A fresh mortgage price war has broken out with a string of major lenders slashing their rates in recent days.
- Credit: Archant
Fresh mortgage price war breaks out
Metro Bank, Halifax, Barclays, Nationwide Building Society, HSBC, Virgin Money, Skipton Building Society and Norwich and Peterborough Building Society are among those who have sharpened up their ranges.
The tussle for homeowners’ business has seen several lenders once again drop their rates below 3% for people looking for a five-year fixed rate mortgage.
Meanwhile, Virgin Money has taken the unusual step of launching a new range which allows people to fix in for one year longer than the usual five-year deals and protect themselves against the prospect of interest rates rising for a prolonged period.
Virgin’s new six-year fixed rate deals, which are available at the same price as its five-year fixes, include a product available for people with a 30% deposit with a rate of 2.99% and a fee of £995. Alternatively, people can opt to go fee-free and pay a higher rate of 3.59%.
Metro Bank also slashed its five-year fixed rates today. The new products, which carry a fee of £999, include a five-year fix at 2.99% for someone with a 40% deposit and one at 3.79% for a borrower with a 15% deposit to put down.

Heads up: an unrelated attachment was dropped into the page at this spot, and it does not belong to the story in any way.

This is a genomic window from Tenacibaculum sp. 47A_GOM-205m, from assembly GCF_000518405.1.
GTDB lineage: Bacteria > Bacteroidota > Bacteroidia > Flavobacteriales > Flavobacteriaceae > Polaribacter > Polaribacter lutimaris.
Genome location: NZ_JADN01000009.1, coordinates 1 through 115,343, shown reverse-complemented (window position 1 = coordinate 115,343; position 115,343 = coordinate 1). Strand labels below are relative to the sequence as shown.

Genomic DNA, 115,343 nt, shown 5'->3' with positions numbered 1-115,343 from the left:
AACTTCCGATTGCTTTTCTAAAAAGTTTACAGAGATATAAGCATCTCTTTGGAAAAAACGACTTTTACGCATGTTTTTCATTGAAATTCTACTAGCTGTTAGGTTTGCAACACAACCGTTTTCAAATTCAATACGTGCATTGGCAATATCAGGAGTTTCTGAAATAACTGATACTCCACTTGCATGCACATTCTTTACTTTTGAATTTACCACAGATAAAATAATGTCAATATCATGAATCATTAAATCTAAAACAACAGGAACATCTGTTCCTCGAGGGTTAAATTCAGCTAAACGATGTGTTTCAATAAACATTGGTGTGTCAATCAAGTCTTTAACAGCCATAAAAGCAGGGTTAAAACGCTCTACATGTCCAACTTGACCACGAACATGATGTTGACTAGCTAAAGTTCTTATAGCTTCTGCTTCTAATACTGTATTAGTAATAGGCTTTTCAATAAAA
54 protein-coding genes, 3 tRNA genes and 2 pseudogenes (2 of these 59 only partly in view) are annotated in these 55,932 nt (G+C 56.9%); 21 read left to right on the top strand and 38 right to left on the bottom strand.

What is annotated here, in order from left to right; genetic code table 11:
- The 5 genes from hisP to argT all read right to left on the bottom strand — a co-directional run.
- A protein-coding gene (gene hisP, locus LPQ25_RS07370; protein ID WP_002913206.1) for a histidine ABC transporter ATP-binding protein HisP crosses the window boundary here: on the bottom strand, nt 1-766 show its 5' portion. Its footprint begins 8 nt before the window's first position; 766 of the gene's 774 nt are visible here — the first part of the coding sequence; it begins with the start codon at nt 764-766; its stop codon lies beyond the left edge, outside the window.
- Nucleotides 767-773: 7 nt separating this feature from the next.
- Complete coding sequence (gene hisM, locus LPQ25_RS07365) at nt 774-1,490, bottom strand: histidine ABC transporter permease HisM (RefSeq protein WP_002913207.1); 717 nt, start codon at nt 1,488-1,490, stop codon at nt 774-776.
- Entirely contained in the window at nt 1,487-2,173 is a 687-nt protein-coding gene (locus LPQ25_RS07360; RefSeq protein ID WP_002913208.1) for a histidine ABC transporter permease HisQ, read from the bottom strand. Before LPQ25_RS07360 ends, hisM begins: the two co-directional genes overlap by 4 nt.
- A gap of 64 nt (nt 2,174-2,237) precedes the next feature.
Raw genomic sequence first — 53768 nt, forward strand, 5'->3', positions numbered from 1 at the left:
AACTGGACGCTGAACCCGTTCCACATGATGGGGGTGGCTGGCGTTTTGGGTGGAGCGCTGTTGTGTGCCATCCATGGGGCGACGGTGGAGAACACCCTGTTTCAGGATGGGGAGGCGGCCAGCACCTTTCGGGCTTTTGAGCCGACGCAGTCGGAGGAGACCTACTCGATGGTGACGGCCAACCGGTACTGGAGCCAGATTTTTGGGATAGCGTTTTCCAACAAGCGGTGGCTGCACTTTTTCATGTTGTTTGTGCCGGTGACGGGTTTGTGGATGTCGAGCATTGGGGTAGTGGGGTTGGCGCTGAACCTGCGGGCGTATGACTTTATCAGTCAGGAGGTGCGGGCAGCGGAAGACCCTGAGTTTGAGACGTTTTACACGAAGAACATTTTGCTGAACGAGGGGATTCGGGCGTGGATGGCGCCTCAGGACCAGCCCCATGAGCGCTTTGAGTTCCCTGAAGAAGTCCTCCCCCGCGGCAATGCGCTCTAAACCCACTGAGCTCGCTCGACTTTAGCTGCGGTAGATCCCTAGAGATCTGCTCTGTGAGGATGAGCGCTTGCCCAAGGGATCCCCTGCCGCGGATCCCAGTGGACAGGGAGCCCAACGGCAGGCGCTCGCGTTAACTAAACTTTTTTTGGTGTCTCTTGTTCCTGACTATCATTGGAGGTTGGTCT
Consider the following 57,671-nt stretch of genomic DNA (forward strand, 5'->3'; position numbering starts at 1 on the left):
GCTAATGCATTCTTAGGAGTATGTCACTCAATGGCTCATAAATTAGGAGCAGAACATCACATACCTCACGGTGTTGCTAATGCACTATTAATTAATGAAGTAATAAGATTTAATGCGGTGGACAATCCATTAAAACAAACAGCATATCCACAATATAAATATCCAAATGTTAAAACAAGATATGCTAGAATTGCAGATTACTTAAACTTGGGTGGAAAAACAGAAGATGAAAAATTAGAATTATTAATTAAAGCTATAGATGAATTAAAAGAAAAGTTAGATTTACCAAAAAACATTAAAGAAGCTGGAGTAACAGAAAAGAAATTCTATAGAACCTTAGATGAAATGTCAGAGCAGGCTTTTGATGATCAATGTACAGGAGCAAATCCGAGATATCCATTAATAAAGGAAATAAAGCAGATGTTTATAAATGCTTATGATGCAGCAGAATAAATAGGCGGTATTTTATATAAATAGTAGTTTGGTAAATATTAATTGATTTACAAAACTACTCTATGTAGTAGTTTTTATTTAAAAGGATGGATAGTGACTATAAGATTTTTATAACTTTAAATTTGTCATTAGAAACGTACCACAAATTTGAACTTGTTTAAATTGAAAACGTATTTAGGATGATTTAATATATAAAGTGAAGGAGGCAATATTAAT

The announcements came as Norwich and Peterborough Building Society unveiled a 0.20% interest rate reduction on first-time buyer deals.
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The society has shaved a fee-free two-year fixed rate deal for people aspiring to get on the property ladder down from 5.19% to 4.99%, as well as chopping product rates for people with 25% and 35% deposits.
Across the market, someone with a 10% deposit to put down and looking for a five-year fixed rate mortgage would have found the average rate was 4.98% at the start of the month, but this has now dropped to 4.92%, according to financial information website Moneyfacts.
Over the same period, the average two-year fixed rate on offer for someone with a 10% deposit has decreased from 4.38% to 4.31%.
Moneyfacts said new deals of note also include a 3.84% two-year fix from Halifax for people with a 15% deposit with a £265 fee. A month ago, the rate was 4.14%. It also highlighted a two-year fix from Woolwich for people with a 30% deposit.
The mortgage battle may seem surprising as it comes at a time when speculation has been mounting over the prospect of the Bank of England base rate moving off its historic 0.5% low, pushing up costs for borrowers.
Minutes released by the bank showed that its Monetary Policy Committee (MPC) has been split over interest rate policy for two months in a row.